Applied and environmental microbiology, 01 December 2017, Vol.83(23)
To provide food security, innovative approaches to preventing plant disease are currently being explored. Here, we demonstrate that lytic bacteriophages and phage lysis proteins are effective at triggering lysis of the phytopathogen Phages Atu_ph02 and Atu_ph03 were isolated from wastewater and induced lysis of C58-derived strains of The coinoculation of with phages on potato discs limited tumor formation. The genomes of Atu_ph02 and Atu_ph03 are nearly identical and are ∼42% identical to those of T7 supercluster phages. attempts to find a canonical lysis cassette were unsuccessful; however, we found a putative hage eptidoglycan ydrolase (PPH), which contains a C-terminal transmembrane domain. Remarkably, the endogenous expression of in the absence of additional phage genes causes a block in cell division and subsequent lysis of cells. When the presumed active site of the -acetylmuramidase domain carries an inactivating mutation, PPH expression causes extensive cell branching due to a block in cell division but does not trigger rapid cell lysis. In contrast, the mutation of positively charged residues at the extreme C terminus of PPH causes more rapid cell lysis. Together, these results suggest that PPH causes a block in cell division and triggers cell lysis through two distinct activities. Finally, the potent killing activity of this single lysis protein can be modulated, suggesting that it could be engineered to be an effective enzybiotic. The characterization of bacteriophages such as Atu_ph02 and Atu_ph03, which infect plant pathogens such as , may be the basis of new biocontrol strategies. First, cocktails of diverse bacteriophages could be used as a preventative measure to limit plant diseases caused by bacteria; a bacterial pathogen is unlikely to simultaneously develop resistances to multiple bacteriophage species. The specificity of bacteriophage treatment for the host is an asset in complex communities, such as in orchards where it would be detrimental to harm the symbiotic bacteria in the environment. Second, bacteriophages are potential sources of enzymes that efficiently lyse bacterial cells. These phage proteins may have a broad specificity, but since proteins do not replicate as phages do, their effect is highly localized, providing an alternative to traditional antibiotic treatments. Thus, studies of lytic bacteriophages that infect may provide insights for designing preventative strategies against bacterial pathogens.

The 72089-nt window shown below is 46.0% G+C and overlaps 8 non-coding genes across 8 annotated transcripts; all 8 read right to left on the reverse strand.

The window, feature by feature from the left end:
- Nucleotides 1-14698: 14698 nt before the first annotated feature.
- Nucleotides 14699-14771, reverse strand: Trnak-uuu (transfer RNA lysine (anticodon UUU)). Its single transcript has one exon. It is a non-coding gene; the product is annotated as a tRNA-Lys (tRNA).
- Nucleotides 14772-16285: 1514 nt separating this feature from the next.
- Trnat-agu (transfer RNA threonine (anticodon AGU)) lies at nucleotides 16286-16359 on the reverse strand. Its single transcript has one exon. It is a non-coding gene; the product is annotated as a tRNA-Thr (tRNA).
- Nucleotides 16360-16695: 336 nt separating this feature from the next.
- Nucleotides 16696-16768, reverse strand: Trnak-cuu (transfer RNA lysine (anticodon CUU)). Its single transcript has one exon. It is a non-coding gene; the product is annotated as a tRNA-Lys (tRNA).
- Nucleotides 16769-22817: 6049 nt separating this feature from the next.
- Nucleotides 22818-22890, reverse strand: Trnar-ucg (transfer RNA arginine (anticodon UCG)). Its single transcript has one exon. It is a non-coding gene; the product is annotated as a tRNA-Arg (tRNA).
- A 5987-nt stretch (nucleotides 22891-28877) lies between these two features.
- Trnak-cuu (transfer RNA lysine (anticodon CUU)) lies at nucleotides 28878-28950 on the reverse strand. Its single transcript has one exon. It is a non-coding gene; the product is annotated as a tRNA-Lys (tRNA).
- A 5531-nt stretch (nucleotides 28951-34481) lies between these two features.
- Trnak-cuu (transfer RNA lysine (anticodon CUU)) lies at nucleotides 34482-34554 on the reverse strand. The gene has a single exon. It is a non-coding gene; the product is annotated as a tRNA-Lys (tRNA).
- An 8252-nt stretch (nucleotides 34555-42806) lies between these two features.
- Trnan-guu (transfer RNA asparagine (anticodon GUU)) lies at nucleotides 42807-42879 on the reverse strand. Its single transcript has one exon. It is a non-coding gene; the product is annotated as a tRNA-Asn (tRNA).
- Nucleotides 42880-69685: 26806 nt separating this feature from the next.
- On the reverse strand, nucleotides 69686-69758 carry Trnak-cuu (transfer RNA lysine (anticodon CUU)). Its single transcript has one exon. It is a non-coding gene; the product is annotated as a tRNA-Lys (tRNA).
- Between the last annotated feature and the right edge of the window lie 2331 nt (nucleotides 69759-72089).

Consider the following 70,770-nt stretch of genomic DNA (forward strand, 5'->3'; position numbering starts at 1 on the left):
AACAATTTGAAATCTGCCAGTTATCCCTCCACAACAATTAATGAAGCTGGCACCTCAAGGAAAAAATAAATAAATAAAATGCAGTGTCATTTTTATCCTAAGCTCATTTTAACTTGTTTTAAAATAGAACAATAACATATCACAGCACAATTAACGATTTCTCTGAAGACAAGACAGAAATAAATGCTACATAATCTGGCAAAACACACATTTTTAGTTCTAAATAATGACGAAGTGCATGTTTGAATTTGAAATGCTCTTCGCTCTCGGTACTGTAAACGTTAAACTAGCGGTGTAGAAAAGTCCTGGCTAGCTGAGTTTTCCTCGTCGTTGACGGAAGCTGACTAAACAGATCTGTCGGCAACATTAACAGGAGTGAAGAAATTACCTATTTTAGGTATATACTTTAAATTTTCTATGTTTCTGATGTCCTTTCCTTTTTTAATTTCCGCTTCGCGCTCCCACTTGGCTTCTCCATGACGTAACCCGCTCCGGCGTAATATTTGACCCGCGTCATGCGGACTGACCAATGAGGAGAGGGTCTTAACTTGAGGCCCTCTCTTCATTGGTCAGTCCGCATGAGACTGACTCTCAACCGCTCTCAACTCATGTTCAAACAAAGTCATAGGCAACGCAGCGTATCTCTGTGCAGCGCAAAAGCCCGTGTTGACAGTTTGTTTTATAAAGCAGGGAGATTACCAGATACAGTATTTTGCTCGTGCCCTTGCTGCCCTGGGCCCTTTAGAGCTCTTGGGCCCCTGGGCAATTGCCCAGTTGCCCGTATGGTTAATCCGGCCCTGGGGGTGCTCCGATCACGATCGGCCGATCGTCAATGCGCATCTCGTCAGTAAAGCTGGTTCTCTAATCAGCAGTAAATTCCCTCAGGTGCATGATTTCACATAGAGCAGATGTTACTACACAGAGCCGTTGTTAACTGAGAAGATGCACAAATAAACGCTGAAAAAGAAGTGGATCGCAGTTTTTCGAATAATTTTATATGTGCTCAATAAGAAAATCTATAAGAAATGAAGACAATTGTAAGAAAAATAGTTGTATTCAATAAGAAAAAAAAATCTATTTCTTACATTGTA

Agrobacterium ; Bacteriophage ; Endolysin ; Lysis ; Phage Genomics ; Bacteriolysis ; Gene Expression ; Agrobacterium Tumefaciens -- Physiology ; Bacteriophages -- Enzymology ; N-Acetylmuramoyl-L-Alanine Amidase -- Metabolism ; Viral Proteins -- Metabolism
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